SET YOUR MIND on things above with TAKEN--A Metaphysical Fantasy Audio Drama. AND NOW the ADVENTURE CONTINUES with DIVIDED--The Days of Peleg.
Bow to the Image! Has the whole world gone mad? Or is there something wrong with a statue that speaks and the giant man who makes the people worship it? Peleg is virtually alone in his misgivings. Meanwhile, all the rest of Shinar follows the mighty hunter Nimrod in building a Tower to reach the gates of heaven and even the Ancient One Himself. Could the mysterious encounters and cruel whispers heard since the Tower Temple's construction lead to something good? To Peleg the matter is simple, find someone who remembers the truth, someone who still hears The Voice—before it's too late. So, Peleg embarks on a journey to learn the secrets his great ancestors Methuselah and Enoch knew. Little does Peleg realize, Enoch—the very one, taken so long ago to a dimension outside space and time—and his son Methuselah are both working just as fervently toward the same goal. With the aid of a wise, old King, the tales from the stones, and the "knowing" that burns, Peleg may be mankind's only hope to stop the darkness descending from the Tower. Never again will a Flood destroy the earth, the Ancient One promised—next time it will be Fire!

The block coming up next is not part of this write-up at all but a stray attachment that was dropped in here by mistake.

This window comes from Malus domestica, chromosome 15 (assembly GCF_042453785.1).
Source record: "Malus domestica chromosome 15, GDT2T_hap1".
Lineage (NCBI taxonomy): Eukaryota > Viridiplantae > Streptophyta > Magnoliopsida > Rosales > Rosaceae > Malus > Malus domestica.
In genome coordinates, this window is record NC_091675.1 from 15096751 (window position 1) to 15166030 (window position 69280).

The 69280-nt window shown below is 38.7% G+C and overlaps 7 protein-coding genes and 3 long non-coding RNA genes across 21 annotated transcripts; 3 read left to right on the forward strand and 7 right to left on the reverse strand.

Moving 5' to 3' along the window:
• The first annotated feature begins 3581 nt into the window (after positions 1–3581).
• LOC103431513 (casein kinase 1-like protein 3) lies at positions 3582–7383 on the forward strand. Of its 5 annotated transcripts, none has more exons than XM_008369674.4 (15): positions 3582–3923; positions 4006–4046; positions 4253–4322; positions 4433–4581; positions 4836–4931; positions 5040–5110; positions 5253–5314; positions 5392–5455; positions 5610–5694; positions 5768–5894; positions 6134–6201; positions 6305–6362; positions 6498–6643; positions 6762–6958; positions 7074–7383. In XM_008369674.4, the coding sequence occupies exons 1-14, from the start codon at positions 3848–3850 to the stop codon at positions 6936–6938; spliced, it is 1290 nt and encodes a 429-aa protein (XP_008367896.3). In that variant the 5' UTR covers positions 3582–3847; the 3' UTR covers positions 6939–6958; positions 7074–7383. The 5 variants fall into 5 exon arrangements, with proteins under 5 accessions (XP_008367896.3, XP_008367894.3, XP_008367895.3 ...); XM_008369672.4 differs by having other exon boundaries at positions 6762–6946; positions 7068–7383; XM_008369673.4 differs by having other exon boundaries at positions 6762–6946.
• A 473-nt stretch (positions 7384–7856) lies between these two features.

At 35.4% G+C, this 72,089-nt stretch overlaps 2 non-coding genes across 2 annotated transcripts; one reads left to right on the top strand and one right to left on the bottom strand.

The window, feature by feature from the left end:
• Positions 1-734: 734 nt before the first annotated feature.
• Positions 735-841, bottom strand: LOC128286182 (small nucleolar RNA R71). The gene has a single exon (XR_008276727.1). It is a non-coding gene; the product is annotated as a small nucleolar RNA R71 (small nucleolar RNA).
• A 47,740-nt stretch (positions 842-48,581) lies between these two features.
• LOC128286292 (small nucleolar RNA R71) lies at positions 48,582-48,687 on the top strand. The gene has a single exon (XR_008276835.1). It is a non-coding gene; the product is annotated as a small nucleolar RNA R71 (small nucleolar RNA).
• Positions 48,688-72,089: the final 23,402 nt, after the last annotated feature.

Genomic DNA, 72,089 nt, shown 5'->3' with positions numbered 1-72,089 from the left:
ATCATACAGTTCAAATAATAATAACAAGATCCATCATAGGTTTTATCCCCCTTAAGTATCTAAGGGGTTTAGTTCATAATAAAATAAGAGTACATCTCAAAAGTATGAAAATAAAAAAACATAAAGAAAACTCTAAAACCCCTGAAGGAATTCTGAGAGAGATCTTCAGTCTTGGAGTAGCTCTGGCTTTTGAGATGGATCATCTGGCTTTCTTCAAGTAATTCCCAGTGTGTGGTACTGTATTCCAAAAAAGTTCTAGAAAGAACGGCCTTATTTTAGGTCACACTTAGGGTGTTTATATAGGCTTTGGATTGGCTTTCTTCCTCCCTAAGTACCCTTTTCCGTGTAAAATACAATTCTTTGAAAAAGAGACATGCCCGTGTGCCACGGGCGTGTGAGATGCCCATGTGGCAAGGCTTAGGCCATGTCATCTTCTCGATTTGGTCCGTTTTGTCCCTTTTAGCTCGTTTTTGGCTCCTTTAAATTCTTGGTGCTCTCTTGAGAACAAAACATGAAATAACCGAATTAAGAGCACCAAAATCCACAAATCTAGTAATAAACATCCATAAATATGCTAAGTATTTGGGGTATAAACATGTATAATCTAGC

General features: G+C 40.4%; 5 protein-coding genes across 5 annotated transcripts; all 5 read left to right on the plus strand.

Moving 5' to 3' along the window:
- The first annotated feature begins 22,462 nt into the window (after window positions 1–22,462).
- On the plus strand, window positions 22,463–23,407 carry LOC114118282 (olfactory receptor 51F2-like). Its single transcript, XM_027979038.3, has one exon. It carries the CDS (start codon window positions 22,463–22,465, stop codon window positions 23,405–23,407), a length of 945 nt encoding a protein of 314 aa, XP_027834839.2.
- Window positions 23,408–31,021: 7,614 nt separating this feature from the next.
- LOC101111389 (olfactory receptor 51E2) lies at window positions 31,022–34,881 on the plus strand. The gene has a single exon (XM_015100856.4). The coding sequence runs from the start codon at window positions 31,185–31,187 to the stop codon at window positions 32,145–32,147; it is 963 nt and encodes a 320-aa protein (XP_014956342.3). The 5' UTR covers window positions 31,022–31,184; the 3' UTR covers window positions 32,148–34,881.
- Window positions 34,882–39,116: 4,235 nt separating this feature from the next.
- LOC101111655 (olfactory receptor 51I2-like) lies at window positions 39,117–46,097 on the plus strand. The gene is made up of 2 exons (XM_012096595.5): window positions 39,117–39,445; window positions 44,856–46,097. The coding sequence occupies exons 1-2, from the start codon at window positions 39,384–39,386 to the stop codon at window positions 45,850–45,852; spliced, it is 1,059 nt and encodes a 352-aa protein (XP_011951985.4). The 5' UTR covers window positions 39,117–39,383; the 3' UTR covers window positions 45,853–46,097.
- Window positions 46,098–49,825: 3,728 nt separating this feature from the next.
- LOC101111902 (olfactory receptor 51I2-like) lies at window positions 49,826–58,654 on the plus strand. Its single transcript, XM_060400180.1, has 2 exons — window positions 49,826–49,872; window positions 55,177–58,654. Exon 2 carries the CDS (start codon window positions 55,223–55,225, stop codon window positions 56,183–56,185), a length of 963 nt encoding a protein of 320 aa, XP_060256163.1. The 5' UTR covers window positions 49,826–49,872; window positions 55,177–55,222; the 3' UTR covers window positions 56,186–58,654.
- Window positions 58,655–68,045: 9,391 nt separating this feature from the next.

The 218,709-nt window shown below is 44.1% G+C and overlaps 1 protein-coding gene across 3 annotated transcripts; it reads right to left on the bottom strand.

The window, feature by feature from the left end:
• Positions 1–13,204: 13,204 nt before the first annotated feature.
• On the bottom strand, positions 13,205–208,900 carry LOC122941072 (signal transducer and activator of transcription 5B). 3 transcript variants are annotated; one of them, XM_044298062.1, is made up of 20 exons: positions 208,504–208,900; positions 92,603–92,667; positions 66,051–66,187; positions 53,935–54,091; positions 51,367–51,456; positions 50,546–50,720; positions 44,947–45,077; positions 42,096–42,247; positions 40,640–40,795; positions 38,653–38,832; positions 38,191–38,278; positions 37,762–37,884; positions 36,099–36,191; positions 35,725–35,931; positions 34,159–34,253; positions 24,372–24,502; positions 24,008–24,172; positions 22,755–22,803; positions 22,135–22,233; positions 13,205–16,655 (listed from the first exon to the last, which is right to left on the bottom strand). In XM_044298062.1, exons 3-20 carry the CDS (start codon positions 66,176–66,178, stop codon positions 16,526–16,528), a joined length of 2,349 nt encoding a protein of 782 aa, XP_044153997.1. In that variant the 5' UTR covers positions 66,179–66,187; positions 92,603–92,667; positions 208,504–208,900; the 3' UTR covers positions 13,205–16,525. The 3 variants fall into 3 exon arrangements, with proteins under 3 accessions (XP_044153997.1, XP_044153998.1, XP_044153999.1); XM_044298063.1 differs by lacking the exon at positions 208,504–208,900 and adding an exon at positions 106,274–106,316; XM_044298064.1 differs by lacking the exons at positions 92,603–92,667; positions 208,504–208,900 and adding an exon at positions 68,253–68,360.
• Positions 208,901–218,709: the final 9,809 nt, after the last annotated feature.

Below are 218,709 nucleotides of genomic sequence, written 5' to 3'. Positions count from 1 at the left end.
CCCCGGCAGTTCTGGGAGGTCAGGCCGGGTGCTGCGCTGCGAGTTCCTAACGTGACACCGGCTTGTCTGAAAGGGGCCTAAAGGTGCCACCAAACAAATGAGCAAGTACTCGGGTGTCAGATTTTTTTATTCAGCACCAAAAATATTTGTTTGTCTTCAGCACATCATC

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Peleg’s Time (18 years old): Location—Salem, Canaan, Adamah, First Dimension.
Peleg’s legs ached as he came toward the last ascent leading to Salem’s city gate. Stone dwellings dotted the hills. Colorful banners waving from the door posts could be seen even from his vantage point. Peleg tingled with anticipation and realization. I am walking the same path Great Father Seth walked. Father Adam and Mother Eve used this road. And now, I am going to the Seti of Seth of olden days all on my own.